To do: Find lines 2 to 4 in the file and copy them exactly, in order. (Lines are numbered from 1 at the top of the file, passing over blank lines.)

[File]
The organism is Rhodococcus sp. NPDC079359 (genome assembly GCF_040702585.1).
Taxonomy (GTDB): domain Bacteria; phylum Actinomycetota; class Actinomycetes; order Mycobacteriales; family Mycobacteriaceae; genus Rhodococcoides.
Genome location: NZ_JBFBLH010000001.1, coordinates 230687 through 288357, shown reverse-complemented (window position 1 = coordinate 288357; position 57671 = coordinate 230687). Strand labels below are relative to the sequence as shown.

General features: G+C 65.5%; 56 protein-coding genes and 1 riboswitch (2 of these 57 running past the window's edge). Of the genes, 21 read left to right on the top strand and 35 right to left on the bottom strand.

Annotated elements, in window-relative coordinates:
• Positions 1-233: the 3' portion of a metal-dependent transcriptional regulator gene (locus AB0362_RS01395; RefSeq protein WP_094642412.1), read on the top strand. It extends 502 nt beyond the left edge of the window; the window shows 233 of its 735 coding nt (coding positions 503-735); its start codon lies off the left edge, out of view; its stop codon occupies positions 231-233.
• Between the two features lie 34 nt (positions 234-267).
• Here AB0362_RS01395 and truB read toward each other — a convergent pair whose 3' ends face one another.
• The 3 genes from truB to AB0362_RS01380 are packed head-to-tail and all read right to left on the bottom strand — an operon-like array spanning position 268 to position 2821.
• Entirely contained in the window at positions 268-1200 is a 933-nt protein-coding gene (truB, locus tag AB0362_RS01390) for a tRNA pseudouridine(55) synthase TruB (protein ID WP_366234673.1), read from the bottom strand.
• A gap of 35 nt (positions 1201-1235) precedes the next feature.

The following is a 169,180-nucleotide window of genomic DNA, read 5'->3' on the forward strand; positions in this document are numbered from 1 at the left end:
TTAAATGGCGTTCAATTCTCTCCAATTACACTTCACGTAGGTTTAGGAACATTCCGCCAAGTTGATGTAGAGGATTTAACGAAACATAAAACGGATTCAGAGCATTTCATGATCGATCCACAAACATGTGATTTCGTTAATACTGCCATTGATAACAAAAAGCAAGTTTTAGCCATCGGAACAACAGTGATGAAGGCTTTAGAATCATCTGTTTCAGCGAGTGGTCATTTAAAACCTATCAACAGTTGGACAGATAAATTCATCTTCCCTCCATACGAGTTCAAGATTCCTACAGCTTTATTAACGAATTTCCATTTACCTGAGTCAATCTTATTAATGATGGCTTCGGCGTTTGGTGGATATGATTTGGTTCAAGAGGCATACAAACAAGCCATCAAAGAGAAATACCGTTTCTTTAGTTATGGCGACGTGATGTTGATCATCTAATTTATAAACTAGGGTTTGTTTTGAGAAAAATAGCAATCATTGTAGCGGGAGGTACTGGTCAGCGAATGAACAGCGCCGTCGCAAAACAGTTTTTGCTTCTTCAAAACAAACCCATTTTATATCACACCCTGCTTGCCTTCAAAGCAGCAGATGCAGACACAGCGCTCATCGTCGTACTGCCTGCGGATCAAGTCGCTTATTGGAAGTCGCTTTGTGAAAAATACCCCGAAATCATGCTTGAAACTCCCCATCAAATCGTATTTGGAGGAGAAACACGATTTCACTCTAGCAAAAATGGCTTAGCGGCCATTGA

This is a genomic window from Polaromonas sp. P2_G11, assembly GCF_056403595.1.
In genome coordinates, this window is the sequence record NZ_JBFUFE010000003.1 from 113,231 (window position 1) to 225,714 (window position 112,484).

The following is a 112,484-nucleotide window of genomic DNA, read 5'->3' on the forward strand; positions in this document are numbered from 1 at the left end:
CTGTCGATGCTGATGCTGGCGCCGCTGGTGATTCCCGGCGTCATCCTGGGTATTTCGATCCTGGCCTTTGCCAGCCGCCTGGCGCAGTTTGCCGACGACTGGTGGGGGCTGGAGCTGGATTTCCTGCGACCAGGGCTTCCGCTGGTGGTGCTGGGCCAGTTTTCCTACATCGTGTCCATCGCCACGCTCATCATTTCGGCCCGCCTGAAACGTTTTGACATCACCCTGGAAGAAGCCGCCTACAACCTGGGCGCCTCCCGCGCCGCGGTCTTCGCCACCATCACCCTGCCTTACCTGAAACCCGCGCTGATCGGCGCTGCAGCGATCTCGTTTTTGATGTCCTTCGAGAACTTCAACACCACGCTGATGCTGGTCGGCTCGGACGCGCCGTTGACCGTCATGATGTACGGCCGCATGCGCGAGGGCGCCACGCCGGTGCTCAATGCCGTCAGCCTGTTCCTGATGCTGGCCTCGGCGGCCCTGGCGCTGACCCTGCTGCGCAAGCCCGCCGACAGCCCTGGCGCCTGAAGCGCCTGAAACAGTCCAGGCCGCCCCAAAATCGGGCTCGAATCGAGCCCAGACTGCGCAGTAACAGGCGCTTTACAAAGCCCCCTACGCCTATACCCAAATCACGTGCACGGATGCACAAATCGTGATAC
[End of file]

Taxonomy (GTDB): domain Bacteria; phylum Actinomycetota; class Actinomycetes; order Mycobacteriales; family Mycobacteriaceae; genus Rhodococcoides.
Genome location: NZ_JBFBLH010000001.1, coordinates 230687 through 288357, shown reverse-complemented (window position 1 = coordinate 288357; position 57671 = coordinate 230687). Strand labels below are relative to the sequence as shown.

General features: G+C 65.5%; 56 protein-coding genes and 1 riboswitch (2 of these 57 running past the window's edge). Of the genes, 21 read left to right on the top strand and 35 right to left on the bottom strand.